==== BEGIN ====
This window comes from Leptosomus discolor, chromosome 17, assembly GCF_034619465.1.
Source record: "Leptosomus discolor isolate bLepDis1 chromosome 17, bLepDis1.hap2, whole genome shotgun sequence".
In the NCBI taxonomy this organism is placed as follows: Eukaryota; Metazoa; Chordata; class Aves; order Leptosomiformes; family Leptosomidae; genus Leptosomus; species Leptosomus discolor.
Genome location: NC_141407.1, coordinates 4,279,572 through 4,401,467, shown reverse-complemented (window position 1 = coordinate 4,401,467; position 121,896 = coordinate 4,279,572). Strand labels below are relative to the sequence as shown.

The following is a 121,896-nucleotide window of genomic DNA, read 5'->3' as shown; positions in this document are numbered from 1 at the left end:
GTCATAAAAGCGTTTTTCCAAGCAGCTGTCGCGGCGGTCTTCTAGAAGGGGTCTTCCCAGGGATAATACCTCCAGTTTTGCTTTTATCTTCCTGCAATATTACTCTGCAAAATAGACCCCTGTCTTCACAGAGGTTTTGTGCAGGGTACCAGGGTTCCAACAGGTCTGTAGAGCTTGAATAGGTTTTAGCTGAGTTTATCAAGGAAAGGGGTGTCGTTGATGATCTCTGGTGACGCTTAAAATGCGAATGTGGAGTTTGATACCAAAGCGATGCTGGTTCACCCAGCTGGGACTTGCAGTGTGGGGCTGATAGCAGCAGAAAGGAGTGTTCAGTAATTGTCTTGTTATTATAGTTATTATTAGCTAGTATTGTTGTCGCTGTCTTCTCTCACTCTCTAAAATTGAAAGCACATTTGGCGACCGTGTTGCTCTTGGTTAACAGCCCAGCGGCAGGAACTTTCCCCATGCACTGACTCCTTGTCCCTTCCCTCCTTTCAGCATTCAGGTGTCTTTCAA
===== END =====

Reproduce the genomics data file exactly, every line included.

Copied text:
This window comes from Leptosomus discolor, chromosome 17, assembly GCF_034619465.1.
Source record: "Leptosomus discolor isolate bLepDis1 chromosome 17, bLepDis1.hap2, whole genome shotgun sequence".
In the NCBI taxonomy this organism is placed as follows: Eukaryota; Metazoa; Chordata; class Aves; order Leptosomiformes; family Leptosomidae; genus Leptosomus; species Leptosomus discolor.
Genome location: NC_141407.1, coordinates 4,279,572 through 4,401,467, shown reverse-complemented (window position 1 = coordinate 4,401,467; position 121,896 = coordinate 4,279,572). Strand labels below are relative to the sequence as shown.

The following is a 121,896-nucleotide window of genomic DNA, read 5'->3' as shown; positions in this document are numbered from 1 at the left end:
GTCATAAAAGCGTTTTTCCAAGCAGCTGTCGCGGCGGTCTTCTAGAAGGGGTCTTCCCAGGGATAATACCTCCAGTTTTGCTTTTATCTTCCTGCAATATTACTCTGCAAAATAGACCCCTGTCTTCACAGAGGTTTTGTGCAGGGTACCAGGGTTCCAACAGGTCTGTAGAGCTTGAATAGGTTTTAGCTGAGTTTATCAAGGAAAGGGGTGTCGTTGATGATCTCTGGTGACGCTTAAAATGCGAATGTGGAGTTTGATACCAAAGCGATGCTGGTTCACCCAGCTGGGACTTGCAGTGTGGGGCTGATAGCAGCAGAAAGGAGTGTTCAGTAATTGTCTTGTTATTATAGTTATTATTAGCTAGTATTGTTGTCGCTGTCTTCTCTCACTCTCTAAAATTGAAAGCACATTTGGCGACCGTGTTGCTCTTGGTTAACAGCCCAGCGGCAGGAACTTTCCCCATGCACTGACTCCTTGTCCCTTCCCTCCTTTCAGCATTCAGGTGTCTTTCAA